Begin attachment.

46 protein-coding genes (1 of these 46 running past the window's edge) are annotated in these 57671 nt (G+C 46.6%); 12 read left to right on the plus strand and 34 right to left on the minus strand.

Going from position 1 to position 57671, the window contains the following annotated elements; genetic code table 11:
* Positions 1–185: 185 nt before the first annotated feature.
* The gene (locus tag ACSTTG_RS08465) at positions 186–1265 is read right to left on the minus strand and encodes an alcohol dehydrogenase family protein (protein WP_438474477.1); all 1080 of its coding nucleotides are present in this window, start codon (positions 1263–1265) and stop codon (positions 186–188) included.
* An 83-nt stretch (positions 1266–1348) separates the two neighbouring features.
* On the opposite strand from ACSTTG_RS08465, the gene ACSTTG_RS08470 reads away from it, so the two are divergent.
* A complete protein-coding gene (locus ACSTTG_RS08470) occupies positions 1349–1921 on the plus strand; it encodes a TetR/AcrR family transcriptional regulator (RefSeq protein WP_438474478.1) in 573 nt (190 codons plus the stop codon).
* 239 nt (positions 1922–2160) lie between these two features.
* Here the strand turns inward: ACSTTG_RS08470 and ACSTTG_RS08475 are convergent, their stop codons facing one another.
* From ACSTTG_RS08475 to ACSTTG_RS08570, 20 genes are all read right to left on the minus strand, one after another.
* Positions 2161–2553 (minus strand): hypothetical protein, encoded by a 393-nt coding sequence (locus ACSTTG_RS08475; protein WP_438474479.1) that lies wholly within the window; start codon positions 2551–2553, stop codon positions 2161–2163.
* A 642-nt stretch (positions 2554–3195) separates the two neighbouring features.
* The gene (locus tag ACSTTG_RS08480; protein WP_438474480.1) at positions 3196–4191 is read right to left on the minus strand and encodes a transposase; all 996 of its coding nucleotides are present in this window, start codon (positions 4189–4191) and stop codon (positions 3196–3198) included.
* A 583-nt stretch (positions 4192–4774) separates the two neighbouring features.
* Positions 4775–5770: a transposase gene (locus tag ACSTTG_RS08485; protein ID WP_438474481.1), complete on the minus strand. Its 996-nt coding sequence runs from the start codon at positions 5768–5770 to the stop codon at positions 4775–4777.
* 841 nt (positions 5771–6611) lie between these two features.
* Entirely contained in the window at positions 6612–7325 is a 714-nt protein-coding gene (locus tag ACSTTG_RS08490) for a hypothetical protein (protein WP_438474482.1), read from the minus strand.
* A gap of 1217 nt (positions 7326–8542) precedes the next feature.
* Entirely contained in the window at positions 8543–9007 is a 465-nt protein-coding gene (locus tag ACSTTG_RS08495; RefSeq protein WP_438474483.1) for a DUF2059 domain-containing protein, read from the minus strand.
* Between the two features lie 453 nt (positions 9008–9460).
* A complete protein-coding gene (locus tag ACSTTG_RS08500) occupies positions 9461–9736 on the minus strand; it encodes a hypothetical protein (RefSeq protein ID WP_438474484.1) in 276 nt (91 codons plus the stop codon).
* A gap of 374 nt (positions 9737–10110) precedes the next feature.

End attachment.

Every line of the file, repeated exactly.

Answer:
46 protein-coding genes (1 of these 46 running past the window's edge) are annotated in these 57671 nt (G+C 46.6%); 12 read left to right on the plus strand and 34 right to left on the minus strand.

Going from position 1 to position 57671, the window contains the following annotated elements; genetic code table 11:
* Positions 1–185: 185 nt before the first annotated feature.
* The gene (locus tag ACSTTG_RS08465) at positions 186–1265 is read right to left on the minus strand and encodes an alcohol dehydrogenase family protein (protein WP_438474477.1); all 1080 of its coding nucleotides are present in this window, start codon (positions 1263–1265) and stop codon (positions 186–188) included.
* An 83-nt stretch (positions 1266–1348) separates the two neighbouring features.
* On the opposite strand from ACSTTG_RS08465, the gene ACSTTG_RS08470 reads away from it, so the two are divergent.
* A complete protein-coding gene (locus ACSTTG_RS08470) occupies positions 1349–1921 on the plus strand; it encodes a TetR/AcrR family transcriptional regulator (RefSeq protein WP_438474478.1) in 573 nt (190 codons plus the stop codon).
* 239 nt (positions 1922–2160) lie between these two features.
* Here the strand turns inward: ACSTTG_RS08470 and ACSTTG_RS08475 are convergent, their stop codons facing one another.
* From ACSTTG_RS08475 to ACSTTG_RS08570, 20 genes are all read right to left on the minus strand, one after another.
* Positions 2161–2553 (minus strand): hypothetical protein, encoded by a 393-nt coding sequence (locus ACSTTG_RS08475; protein WP_438474479.1) that lies wholly within the window; start codon positions 2551–2553, stop codon positions 2161–2163.
* A 642-nt stretch (positions 2554–3195) separates the two neighbouring features.
* The gene (locus tag ACSTTG_RS08480; protein WP_438474480.1) at positions 3196–4191 is read right to left on the minus strand and encodes a transposase; all 996 of its coding nucleotides are present in this window, start codon (positions 4189–4191) and stop codon (positions 3196–3198) included.
* A 583-nt stretch (positions 4192–4774) separates the two neighbouring features.
* Positions 4775–5770: a transposase gene (locus tag ACSTTG_RS08485; protein ID WP_438474481.1), complete on the minus strand. Its 996-nt coding sequence runs from the start codon at positions 5768–5770 to the stop codon at positions 4775–4777.
* 841 nt (positions 5771–6611) lie between these two features.
* Entirely contained in the window at positions 6612–7325 is a 714-nt protein-coding gene (locus tag ACSTTG_RS08490) for a hypothetical protein (protein WP_438474482.1), read from the minus strand.
* A gap of 1217 nt (positions 7326–8542) precedes the next feature.
* Entirely contained in the window at positions 8543–9007 is a 465-nt protein-coding gene (locus tag ACSTTG_RS08495; RefSeq protein WP_438474483.1) for a DUF2059 domain-containing protein, read from the minus strand.
* Between the two features lie 453 nt (positions 9008–9460).
* A complete protein-coding gene (locus tag ACSTTG_RS08500) occupies positions 9461–9736 on the minus strand; it encodes a hypothetical protein (RefSeq protein ID WP_438474484.1) in 276 nt (91 codons plus the stop codon).
* A gap of 374 nt (positions 9737–10110) precedes the next feature.